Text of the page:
It is pointless to introduce cinematographer Stanley Kubrick, whose long career, punctuated by thirteen feature-length films, made cinematic history. His beginnings as a photographer at the end of the 1940s, on the other hand, are lesser-known, and the Museum of the City of New York is offering an exhibition of photographs dedicated to these few years when the young Kubrick worked for the press. Born in Manhattan in 1928 into a Jewish family originating from Central Europe, he spent his youth in the Bronx. A poor student, he little-frequented school and dreamed of becoming a jazz drummer. He devoted himself...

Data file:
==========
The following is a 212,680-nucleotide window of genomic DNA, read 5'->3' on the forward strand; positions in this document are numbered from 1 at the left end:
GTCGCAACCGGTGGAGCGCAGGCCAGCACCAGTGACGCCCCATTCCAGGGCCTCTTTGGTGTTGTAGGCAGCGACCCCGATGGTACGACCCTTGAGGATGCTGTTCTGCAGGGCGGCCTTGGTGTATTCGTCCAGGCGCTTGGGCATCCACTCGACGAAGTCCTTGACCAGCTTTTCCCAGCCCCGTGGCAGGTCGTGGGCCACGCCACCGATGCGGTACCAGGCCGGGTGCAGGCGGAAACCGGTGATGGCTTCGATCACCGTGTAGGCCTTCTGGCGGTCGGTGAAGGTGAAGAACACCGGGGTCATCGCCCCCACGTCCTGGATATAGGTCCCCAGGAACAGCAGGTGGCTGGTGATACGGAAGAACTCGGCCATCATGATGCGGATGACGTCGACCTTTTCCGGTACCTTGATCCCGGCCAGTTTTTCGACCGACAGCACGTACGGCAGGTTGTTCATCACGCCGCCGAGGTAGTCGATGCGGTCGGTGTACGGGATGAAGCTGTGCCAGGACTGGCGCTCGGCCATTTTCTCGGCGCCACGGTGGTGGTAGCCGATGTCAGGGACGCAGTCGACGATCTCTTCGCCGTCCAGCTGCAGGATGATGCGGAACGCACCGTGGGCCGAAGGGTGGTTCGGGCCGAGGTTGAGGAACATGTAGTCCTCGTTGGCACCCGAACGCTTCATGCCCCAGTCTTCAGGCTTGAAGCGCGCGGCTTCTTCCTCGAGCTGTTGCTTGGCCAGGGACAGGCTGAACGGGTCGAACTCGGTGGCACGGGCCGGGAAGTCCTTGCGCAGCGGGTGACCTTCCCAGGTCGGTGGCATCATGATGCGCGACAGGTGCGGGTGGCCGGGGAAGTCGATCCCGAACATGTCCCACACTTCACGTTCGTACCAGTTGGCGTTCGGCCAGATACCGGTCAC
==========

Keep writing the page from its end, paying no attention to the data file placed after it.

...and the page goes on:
This article is reserved for subscribed members only. If you are already a member, you can log in here below.
Subscribe for full access to The Eye of Photography archives!
That’s thousands of images and articles, documenting the history of the medium of photography and its evolution during the last decade, through a unique daily journal. Explore how photography, as an art and as a social phenomenon, continue to define our experience of the world. Two offers are available.
Subscribe either monthly for $5 or annually for $50 (2 months offered).